With the on going health crisis we face in our country we have spent a great deal of time determining the best course of action to keep all of our guests and associates safe and healthy. It is with a heavy heart we are announcing The Paradise Inn will not open this summer.  The National Park Inn is now OPEN, limited services available,  with a strong emphasis on cleanliness, health and safety. Rainier Guest Service retail and eatery operations throughout the park will be available with limited hours and services. We will be reaching out to guests with current reservations at Paradise Inn to modify and/or re-book the stay.  We would like to invite you to stay with us in the future and allow us the opportunity to provide you with exceptional hospitality in this iconic park.

DUE TO THE CURRENT CHANGE SHORTAGE IN THE UNITED STATES WE STRONGLY SUGGEST OUR GUESTS USE CREDIT/DEBIT CARDS FOR TRANSACTIONS WITHIN THE PARK.

Reservation Policies

As of January 1, 2020, National Park Inn and Paradise Inn will require a one night room and tax deposit on all reservations.

Our cancellation policy is $15 charge up to 7 days prior to arrival. One night room and tax within 7 days of arrival. If you have any questions please contact the reservations department at 855-755-2275 M-F 10 am-3 pm

The History of National Park Inn

For James Longmire, the sight must have been awesome as he approached Mount Rainier on a crisp morning in 1883. Imagine steam vapor billowing about the ferns and evergreens of the ancient forest, revealing the location of mineral hot springs and a place of amazing beauty. Longmire and his partner, William Packwood, had been exploring this area to develop a main route from Puget Sound to Mount Rainier by following ancient Native American trails. The discovery of the hot springs was too good to pass up. He filed a claim, constructed a rudimentary trail and handcrafted a small cabin. His family, who had traveled west on the Oregon Trail 30 years earlier, joined him to build and operate the first tourist Inn on Mount Rainier. The rustic accommodations were regularly filled within the first few years of operation.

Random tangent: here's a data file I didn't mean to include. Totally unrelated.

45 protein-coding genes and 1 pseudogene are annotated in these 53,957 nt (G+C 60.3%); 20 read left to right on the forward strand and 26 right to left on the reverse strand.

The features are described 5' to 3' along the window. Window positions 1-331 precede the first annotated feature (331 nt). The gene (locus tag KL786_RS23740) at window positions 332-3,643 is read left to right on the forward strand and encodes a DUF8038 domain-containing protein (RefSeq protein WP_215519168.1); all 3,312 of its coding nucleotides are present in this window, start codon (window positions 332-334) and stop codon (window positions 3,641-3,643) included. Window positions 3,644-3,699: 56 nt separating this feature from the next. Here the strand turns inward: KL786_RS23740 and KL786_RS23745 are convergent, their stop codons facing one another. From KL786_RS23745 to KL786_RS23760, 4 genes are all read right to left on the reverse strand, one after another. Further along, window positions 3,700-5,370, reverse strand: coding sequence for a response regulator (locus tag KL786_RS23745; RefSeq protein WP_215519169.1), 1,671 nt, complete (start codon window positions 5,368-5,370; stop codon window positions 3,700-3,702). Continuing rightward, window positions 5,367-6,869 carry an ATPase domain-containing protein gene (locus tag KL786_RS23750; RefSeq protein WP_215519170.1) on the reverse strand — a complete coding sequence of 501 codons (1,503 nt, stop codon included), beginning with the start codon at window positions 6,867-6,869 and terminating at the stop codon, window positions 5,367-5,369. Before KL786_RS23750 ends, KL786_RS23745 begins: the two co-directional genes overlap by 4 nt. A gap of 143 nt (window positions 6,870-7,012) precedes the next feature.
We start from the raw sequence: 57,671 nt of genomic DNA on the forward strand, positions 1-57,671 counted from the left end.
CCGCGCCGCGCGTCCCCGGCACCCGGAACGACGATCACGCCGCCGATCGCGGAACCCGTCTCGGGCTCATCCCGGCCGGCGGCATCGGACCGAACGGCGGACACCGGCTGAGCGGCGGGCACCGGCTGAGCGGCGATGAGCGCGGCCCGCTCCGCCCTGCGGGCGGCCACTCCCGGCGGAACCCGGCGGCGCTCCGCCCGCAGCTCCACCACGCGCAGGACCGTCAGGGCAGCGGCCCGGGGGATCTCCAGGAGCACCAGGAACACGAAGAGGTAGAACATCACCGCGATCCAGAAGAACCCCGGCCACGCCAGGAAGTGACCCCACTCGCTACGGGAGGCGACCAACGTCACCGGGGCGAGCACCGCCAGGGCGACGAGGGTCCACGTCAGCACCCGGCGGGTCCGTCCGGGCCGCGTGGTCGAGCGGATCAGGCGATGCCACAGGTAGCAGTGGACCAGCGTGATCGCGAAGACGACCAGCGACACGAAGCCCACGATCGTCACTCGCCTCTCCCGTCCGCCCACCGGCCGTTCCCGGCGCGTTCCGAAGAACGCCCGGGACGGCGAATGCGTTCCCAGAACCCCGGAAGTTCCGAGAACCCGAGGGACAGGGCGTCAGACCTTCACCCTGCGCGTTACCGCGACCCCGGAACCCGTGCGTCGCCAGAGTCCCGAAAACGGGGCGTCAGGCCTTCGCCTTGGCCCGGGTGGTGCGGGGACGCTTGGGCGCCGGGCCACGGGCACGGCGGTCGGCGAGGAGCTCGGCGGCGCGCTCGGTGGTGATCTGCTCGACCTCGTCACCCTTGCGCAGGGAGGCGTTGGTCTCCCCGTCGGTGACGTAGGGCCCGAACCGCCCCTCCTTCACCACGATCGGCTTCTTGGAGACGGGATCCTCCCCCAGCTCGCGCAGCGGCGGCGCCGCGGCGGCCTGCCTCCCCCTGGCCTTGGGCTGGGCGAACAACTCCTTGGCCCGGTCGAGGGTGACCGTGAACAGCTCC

Read More

By the summer of 1890, “Longmire Springs” offered a small two-story hotel of split cedar, with five small guest rooms upstairs and a lower floor lobby. Several bathhouses were built by digging out springs and sinking tubs into the ground. In addition to the mineral baths, reputed to have curative powers by the local Indians, guests enjoyed mud baths and sulfur plunges.

James Longmire died in 1897. Two years later, Mount Rainier was established as a national park. In 1906, the Longmire family faced their first competition with the construction of the National Park Inn, a three-story hotel that would accommodate 60 guests. In 1907, the first vehicles were allowed in the park at a toll charge of an extravagant $5.00 per vehicle. Automobile stages were introduced in 1910 to carry tourists in comfort.

1916 saw the formation of the Rainier National Park Company and the construction of the Paradise Inn began. RNPC obtained a 20-year concession contract and purchased the Longmire family buildings for $12,000. The company intended to market the hot springs but was prohibited by the Park Service when the waters were tested and proved to have no medicinal value. RNPC decided to burn down the old Longmire Springs Hotel and moved an annex next to the National Park Inn. A fire completely destroyed the original National Park Inn in 1926 but the annex was untouched. The annex exists today as the National Park Inn.

Rainier National Park Company sold their interests to the federal government in 1940 but retained the right to lease all business opportunities until 1968 when the corporation was dissolved. In 1973, Government Services, Incorporated obtained the contract to operate the concessions in Mount Rainier National Park. This same company, now known as Rainier Guest Services, operates the facilities in the Paradise Inn, Jackson Visitor Center, National Park Inn and Sunrise Lodge.

The National Park Inn underwent renovation in1936 and 1990. The Longmire area was declared a National Historic Landmark District in 1987. Today, the National Park Inn offers 25 guest rooms, a casual dining restaurant, a guest lounge, and a country store. Open year-round, visitors from around the world stay at the Inn to enjoy spectacular views, hiking, cross-country skiing, snowshoeing and legendary hospitality.

Longmire has undergone tremendous changes since that chilly morning in 1883. Gone are the bathhouses, wagon trails, and antiquated facilities. But the lush vegetation, stunning vistas, abundant wildlife and majestic splendor of Mount Rainier still endures.

Read Less